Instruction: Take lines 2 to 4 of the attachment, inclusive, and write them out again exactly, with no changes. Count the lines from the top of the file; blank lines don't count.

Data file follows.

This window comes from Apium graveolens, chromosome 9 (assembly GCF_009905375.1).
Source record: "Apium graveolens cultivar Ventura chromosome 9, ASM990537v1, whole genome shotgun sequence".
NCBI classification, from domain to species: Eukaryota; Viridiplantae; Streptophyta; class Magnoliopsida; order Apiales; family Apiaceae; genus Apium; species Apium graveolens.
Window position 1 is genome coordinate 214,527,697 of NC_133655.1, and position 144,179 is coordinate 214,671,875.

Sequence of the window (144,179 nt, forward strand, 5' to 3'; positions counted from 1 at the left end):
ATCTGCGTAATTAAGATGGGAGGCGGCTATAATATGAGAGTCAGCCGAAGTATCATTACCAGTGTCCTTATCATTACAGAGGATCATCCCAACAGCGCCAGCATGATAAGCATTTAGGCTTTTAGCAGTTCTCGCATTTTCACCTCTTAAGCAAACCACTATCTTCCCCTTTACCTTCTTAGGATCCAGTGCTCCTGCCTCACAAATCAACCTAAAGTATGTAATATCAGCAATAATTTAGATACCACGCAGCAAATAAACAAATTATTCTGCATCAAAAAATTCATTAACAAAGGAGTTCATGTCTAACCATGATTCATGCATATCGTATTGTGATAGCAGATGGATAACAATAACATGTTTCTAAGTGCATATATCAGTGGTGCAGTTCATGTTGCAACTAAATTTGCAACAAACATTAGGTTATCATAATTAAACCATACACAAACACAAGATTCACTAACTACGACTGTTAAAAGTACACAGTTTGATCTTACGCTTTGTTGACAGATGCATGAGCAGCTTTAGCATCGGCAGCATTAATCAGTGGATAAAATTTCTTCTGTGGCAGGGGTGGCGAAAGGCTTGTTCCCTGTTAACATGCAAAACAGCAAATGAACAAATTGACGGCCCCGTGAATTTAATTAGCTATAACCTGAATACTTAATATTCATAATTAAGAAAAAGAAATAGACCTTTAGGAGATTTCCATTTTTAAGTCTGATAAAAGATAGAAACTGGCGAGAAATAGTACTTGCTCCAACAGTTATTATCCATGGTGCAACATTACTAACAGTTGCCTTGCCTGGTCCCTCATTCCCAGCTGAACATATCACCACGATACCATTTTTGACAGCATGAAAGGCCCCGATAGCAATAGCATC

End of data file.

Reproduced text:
Source record: "Apium graveolens cultivar Ventura chromosome 9, ASM990537v1, whole genome shotgun sequence".
NCBI classification, from domain to species: Eukaryota; Viridiplantae; Streptophyta; class Magnoliopsida; order Apiales; family Apiaceae; genus Apium; species Apium graveolens.
Window position 1 is genome coordinate 214,527,697 of NC_133655.1, and position 144,179 is coordinate 214,671,875.